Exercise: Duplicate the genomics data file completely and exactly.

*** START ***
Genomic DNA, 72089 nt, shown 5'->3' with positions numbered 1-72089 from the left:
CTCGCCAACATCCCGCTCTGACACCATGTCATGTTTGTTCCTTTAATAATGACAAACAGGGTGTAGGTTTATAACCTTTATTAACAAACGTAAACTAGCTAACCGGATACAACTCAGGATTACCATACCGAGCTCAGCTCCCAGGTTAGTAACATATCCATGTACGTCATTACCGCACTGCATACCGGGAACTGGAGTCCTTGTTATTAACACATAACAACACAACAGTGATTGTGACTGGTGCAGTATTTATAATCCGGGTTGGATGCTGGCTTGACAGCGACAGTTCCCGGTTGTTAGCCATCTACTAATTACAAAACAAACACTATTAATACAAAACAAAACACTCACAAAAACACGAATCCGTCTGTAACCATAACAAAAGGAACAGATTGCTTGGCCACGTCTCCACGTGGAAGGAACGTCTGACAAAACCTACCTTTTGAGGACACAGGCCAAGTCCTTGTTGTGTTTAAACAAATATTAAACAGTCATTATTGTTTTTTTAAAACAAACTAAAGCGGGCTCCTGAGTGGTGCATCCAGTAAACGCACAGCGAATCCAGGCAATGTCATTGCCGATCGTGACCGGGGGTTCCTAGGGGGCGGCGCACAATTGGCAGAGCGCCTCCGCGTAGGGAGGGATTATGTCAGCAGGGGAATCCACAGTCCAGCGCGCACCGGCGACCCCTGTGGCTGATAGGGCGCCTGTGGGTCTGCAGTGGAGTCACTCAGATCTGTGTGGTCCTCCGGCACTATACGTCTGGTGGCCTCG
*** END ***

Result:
Genomic DNA, 72089 nt, shown 5'->3' with positions numbered 1-72089 from the left:
CTCGCCAACATCCCGCTCTGACACCATGTCATGTTTGTTCCTTTAATAATGACAAACAGGGTGTAGGTTTATAACCTTTATTAACAAACGTAAACTAGCTAACCGGATACAACTCAGGATTACCATACCGAGCTCAGCTCCCAGGTTAGTAACATATCCATGTACGTCATTACCGCACTGCATACCGGGAACTGGAGTCCTTGTTATTAACACATAACAACACAACAGTGATTGTGACTGGTGCAGTATTTATAATCCGGGTTGGATGCTGGCTTGACAGCGACAGTTCCCGGTTGTTAGCCATCTACTAATTACAAAACAAACACTATTAATACAAAACAAAACACTCACAAAAACACGAATCCGTCTGTAACCATAACAAAAGGAACAGATTGCTTGGCCACGTCTCCACGTGGAAGGAACGTCTGACAAAACCTACCTTTTGAGGACACAGGCCAAGTCCTTGTTGTGTTTAAACAAATATTAAACAGTCATTATTGTTTTTTTAAAACAAACTAAAGCGGGCTCCTGAGTGGTGCATCCAGTAAACGCACAGCGAATCCAGGCAATGTCATTGCCGATCGTGACCGGGGGTTCCTAGGGGGCGGCGCACAATTGGCAGAGCGCCTCCGCGTAGGGAGGGATTATGTCAGCAGGGGAATCCACAGTCCAGCGCGCACCGGCGACCCCTGTGGCTGATAGGGCGCCTGTGGGTCTGCAGTGGAGTCACTCAGATCTGTGTGGTCCTCCGGCACTATACGTCTGGTGGCCTCG